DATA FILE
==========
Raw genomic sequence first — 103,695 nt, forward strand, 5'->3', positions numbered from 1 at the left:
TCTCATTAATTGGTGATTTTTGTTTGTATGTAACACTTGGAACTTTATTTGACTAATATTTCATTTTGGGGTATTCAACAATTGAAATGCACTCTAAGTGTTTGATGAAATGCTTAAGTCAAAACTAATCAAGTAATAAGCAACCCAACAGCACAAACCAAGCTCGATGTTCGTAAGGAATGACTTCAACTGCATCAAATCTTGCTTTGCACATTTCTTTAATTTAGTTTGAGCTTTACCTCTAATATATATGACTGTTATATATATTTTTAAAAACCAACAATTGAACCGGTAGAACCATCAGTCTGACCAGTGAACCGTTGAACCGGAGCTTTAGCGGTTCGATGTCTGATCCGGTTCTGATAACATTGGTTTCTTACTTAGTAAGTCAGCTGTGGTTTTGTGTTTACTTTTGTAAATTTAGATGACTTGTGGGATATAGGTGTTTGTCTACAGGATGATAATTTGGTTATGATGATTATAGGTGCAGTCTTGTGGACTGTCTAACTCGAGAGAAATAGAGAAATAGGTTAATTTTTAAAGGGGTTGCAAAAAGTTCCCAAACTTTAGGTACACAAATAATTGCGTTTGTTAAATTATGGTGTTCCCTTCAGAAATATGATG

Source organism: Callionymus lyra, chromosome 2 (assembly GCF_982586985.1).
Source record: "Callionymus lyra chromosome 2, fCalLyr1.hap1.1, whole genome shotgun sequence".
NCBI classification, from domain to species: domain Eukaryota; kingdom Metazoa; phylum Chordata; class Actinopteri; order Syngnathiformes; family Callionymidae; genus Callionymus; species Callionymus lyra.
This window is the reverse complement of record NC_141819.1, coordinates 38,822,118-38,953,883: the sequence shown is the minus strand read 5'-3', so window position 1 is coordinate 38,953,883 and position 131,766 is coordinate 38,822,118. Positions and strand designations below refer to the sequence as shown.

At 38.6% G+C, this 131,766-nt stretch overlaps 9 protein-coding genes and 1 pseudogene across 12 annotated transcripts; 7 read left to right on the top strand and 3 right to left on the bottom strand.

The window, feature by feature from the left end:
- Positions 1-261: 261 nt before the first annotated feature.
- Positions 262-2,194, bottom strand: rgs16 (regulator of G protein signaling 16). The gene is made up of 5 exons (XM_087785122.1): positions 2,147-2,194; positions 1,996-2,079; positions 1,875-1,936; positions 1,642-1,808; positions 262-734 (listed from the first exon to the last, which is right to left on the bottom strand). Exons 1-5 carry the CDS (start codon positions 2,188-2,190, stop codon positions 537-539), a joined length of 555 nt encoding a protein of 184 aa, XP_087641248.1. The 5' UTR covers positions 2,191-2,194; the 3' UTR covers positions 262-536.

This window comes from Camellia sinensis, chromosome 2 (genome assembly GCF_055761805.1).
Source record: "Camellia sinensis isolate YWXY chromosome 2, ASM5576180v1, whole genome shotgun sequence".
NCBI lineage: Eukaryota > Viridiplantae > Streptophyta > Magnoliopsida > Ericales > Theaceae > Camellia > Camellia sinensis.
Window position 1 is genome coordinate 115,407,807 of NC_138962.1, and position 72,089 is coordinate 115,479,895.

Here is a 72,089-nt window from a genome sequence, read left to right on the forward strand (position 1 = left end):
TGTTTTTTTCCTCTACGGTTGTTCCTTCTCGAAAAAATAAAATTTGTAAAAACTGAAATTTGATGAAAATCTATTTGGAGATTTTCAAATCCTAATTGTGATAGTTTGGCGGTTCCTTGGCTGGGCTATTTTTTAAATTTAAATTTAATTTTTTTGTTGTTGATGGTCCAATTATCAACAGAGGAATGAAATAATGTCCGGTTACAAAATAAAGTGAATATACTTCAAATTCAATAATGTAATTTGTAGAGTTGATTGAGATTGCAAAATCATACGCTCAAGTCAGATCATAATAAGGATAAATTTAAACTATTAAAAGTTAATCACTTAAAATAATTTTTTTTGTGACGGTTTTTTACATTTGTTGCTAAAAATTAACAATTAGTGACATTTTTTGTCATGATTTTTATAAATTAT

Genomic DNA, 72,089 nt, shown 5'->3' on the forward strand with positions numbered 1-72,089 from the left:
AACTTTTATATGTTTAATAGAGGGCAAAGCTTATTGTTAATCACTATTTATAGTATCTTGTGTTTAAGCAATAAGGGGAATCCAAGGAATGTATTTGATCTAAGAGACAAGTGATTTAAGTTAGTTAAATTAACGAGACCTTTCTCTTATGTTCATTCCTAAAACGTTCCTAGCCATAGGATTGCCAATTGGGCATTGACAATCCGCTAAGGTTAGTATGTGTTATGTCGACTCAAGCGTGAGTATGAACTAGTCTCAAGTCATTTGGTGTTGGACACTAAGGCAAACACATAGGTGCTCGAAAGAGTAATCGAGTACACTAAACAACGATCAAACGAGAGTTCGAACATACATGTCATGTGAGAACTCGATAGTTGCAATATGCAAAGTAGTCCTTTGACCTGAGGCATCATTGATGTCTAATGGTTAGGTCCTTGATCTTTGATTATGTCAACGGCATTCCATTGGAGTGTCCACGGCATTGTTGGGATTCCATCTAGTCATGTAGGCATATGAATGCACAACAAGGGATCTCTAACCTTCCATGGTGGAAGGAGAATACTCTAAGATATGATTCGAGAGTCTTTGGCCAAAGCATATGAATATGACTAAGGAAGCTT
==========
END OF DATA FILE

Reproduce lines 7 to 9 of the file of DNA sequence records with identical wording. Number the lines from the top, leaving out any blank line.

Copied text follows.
At 38.6% G+C, this 131,766-nt stretch overlaps 9 protein-coding genes and 1 pseudogene across 12 annotated transcripts; 7 read left to right on the top strand and 3 right to left on the bottom strand.

The window, feature by feature from the left end:
- Positions 1-261: 261 nt before the first annotated feature.